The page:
Benchmarking the best practice is a great way to improve your performance. But it must be done with the understanding that you cannot become the best by imitating the best. At best you will become second best. In the context of Mental Toughness you need to take calculated risks beyond benchmarking to create new value.
A calculated risk is a risk that takes you beyond your habitual boundaries. This risk is aimed at heralding new opportunities but it could also expose you to new hazards. The type of risk is usually taken after you have carefully considered the consequences of pushing beyond habitual boundaries.
The calculated risks you take should be proportionate to: the desire and passion you have for your intent and the threat your competitors pose. To do this you need to; understand the relationship between risks and return, position yourself optimally relative to your intention and your opposition, protect against the extreme downside, overcome self-imposed limitations, embrace trial and error, use optimism, apply creative imagination, be inventive, innovate, use re-invention, improvise, change your reference points, increase your sense of urgency, grab opportunities, embrace uncertainty and manage rising levels of fear. You do all, or any of these, whilst still avoiding risks that are poorly understood and not calculated.
My life’s experiences relative to risk taking have informed me that most things I feared never materialized. In addition I have come to realize that that I am going to regret a lot more the things I didn’t do than the things I did do. Thus far that is.
Understand the relationship between risk and return
I am sure you have often heard about the relationship between risk and return. The claim is; the greater the risk the higher the return and conversely; if the risk does not pay off the higher its negative consequence will be. In financial circles they call this a cost versus benefit analysis. The Mental Toughness lesson is to manage your risk aversion at the one extreme as well as avoid taking irresponsible risks on the other. Your current risk taking ability may be anywhere from extremely risk averse on the one end of a risk taking continuum or extremely risk embracing on the other end. Risk aversion is the reluctance of a person to accept a proposition with an uncertain, possibly higher pay off but with a risk of losing value, rather than another proposition with a more certain, but lower payoff. For example, a risk-averse person might choose to put their money into a bank account with a low but guaranteed interest rate, rather than invest in shares or other investments that may yield higher returns.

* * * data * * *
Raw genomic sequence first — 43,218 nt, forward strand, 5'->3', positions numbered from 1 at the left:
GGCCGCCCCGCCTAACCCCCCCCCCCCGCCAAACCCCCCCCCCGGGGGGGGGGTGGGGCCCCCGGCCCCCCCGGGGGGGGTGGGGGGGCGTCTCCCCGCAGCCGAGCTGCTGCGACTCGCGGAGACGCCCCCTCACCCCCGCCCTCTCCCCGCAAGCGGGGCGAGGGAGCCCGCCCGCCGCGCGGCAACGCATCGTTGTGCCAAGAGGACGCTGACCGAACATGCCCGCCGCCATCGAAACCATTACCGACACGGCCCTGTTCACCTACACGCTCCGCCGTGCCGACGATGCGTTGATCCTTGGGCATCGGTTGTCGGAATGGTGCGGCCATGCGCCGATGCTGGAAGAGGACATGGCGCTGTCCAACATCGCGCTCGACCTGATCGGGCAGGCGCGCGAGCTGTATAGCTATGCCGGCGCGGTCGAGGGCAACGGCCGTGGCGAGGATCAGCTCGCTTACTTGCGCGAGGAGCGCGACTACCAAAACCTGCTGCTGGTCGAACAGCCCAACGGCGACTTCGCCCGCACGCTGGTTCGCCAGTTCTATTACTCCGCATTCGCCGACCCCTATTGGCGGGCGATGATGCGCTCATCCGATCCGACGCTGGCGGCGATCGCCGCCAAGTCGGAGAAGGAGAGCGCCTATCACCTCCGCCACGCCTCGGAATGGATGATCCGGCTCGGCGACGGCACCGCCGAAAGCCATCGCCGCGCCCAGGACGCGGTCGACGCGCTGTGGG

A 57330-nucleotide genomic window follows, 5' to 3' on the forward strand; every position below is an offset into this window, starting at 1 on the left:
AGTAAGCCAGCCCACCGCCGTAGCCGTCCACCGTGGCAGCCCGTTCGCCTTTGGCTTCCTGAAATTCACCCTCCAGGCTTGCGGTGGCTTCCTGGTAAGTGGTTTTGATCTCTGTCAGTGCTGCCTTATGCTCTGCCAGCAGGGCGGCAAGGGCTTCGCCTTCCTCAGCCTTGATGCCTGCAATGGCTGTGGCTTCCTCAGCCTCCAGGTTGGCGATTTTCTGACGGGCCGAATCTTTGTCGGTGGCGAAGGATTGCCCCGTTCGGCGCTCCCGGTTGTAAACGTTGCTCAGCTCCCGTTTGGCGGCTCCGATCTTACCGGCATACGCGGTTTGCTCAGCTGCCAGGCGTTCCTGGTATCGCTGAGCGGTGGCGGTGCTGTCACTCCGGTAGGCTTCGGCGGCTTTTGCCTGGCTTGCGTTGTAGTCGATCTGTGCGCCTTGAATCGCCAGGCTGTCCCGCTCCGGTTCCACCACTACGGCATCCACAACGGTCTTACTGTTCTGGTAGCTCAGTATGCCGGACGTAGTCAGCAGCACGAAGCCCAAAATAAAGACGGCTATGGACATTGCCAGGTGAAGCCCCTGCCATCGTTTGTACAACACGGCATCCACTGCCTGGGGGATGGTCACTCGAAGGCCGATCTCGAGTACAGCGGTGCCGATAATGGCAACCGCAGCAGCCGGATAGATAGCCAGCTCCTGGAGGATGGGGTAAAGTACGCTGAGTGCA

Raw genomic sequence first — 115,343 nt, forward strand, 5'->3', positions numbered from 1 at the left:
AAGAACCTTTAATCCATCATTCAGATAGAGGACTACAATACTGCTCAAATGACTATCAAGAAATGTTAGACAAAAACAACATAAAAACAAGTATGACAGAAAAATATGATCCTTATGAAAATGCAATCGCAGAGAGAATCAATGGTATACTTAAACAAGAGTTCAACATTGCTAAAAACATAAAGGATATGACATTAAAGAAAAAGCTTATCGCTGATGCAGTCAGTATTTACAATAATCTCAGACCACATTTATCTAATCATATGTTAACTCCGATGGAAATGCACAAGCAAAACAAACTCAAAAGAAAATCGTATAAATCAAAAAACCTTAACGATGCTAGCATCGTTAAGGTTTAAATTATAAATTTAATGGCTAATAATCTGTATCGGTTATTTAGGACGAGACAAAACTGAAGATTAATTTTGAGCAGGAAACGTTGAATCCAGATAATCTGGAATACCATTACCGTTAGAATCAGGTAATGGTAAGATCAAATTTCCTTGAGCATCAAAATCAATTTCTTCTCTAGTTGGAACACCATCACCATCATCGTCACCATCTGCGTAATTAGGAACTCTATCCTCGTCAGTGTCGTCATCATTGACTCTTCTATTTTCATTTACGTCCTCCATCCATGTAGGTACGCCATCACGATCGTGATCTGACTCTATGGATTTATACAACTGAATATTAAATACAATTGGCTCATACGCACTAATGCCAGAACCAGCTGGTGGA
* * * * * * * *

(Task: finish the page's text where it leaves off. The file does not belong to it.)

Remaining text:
You make choices involving risks every day. Over time you may have become cautious, preferring to minimize risks even when the potential benefit is large. Because of the risk-return trade off you need to become more aware of the role of your personal risk tolerance and risk aversion when making choices. Taking on some risk is the price of achieving returns. Therefore, if you want to be successful or significant you can’t cut out high risks. The goal instead is to find an appropriate balance – one that generates returns and allows you to sleep at night.
Calculated risks bring new opportunities and new hazards; understand the relationship between risk and return
Dr Steve Harris – Mind Doctor